Digital Silk Road
Interview with Prof. Don Lewis
Have you ever ordered something from Alibaba? Used Alipay? Or Paypal? Congratulations, you are already surfing the Digital SilkRoad Network! However, most people are not aware of the Digital Silkroad, how much we are already using it in business and daily life and how many opportunities it brings to businesses in the EU.
The Digital Silkroad is one of the least known pillars of the Belt and Road Initiative (BRI) and basically means that the legal and also the physical infrastructure is being created and made available for companies and individual customers but also for governments to do digital trade payment and documentation along the Silk Road.
My interview partner and BRI expert Prof. Don Lewis is a Foreign Law Expert with the School of International Law, China University of Political Science and Law (CUPL), in Beijing, and also a Research Associate with the University of San Francisco School of Management, China Business Studies Initiative (CBSI).
The most important points about the Digital BRI/ Digital Silkroad you need to know:
- The Maritime Silkroad includes but is not limited to undersea cables connecting the EU and US and other Regions to China
- The concept of the Digital Silkroad has been public since at least 2014
- The Digital Silkroad is all about ICT connectivity along the Silkroad
- It is operational and rapidly expanding and there are many players in this space already
- Concrete examples of the digital silk road include Alibaba and jd.com cross-border e-commerce platforms as well as wechat e-payment systems.
- It’s not just Chinese companies that are involved. Europeans can buy goods online and use their Credit cards, Alipay or Paypal accounts or Wechat accounts for purchases that involve goods in China on Alibaba for example.
- Microsoft and Amazon are also involved, at least outside of China.
- It implicates multiple industries and technologies including: e-trade facilitation (including interoperable G2G and B2G single windows for electronic trade transactions), B2B, eLogistics, eCommerce, cloud computing, big data analytics, IOT (internet of things), Fintech, Blockchain, AI, Connected Smart City e-ports and e-Government platforms, cyber security, online dispute resolution, social media, mobile platforms and mobile apps
- Internationally and at the multilateral level: China and enough other Countries have already ratified the UN framework agreement on cross-border paperless trade for Asia-Pacific relating to e-trade facilitation and e-commerce. It has entered into force as of February 2021
- Other opportunities for international cooperation come from a legal perspective: The Digital Rules of the Road or the Rules of the Digital Silk Road are cooperative endeavors to co-create the legal infrastructure for the Digital Silk Road.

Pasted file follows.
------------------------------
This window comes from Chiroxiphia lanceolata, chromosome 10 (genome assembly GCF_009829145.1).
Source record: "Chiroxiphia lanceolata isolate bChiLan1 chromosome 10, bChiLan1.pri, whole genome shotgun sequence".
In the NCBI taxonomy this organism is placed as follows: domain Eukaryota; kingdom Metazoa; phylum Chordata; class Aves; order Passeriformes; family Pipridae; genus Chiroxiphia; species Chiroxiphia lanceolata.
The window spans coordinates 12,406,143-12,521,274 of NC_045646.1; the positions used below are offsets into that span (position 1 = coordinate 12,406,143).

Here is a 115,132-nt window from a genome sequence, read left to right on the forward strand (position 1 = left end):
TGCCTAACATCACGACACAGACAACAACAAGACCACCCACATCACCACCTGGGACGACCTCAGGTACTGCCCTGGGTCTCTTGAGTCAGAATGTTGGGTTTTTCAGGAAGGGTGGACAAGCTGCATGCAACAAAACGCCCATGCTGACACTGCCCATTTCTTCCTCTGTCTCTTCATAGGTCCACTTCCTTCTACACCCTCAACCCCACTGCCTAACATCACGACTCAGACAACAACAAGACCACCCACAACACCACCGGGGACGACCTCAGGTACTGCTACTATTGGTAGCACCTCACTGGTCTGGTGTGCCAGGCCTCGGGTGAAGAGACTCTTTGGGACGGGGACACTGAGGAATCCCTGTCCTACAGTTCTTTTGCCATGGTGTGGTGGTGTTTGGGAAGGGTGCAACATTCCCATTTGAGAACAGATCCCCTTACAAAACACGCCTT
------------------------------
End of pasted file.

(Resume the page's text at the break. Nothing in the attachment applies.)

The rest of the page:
- There are very important areas in terms of providing a rational and formal structure for the conduct of international electronic transactions that these Rules likely will encompass: interoperability standards, internet governance, jurisdiction, conflict of laws, mutual legal assistance, trade facilitation, electronic contracts and documents, intellectual property rights, privacy, personal data protection, cross-border dispute resolution and the convergence and integration of trade facilitation and e-commerce
- EU business is well positioned to avail itself of many opportunities – whether it’s IOT, Fintech, Blockchain, AI and even the development of Smart Cities such as those springing up in Shanghai
- We also see interconnected national e-payment gateways springing up all over Asia right now including China: There are now integrated cross-border e-payment systems that actually also implicate Central Banks or the Major Banks in these countries
- A very tangible business opportunity in the EU are Wechat programs where Chinese Tourists can come to a European City like Vienna, use their own Wechat app and pay in the Wechat program directly from their Chinese bank account for an Austrian product or entrance fee in Vienna. This will boost consumption because it’s easier it’s more convenient.
Professor Don Lewis is a highly distinguished scholar with decades of insight into Chinese Law and Politics. His academic track record includes:
- Former U.S. Fulbright Law Professor to China (Zhongshan and Nankai Universities, Canton and Tianjin, respectively)
- Former Visiting Associate Professor, Stanford Law School
- Former Associate Professor, The University of Hong Kong Faculty of Law;
- Former Academic Coordinator, WTO Asia Pacific Regional Trade Policy Course (RTPC) Program – for the governments of Asia Pacific (including China)
- Former United Nations Consultant & Advisor – especially on e-trade facilitation and e-commerce
- Former Director, Microsoft-HKU Asia Pacific ICT Research Network (ICTRN)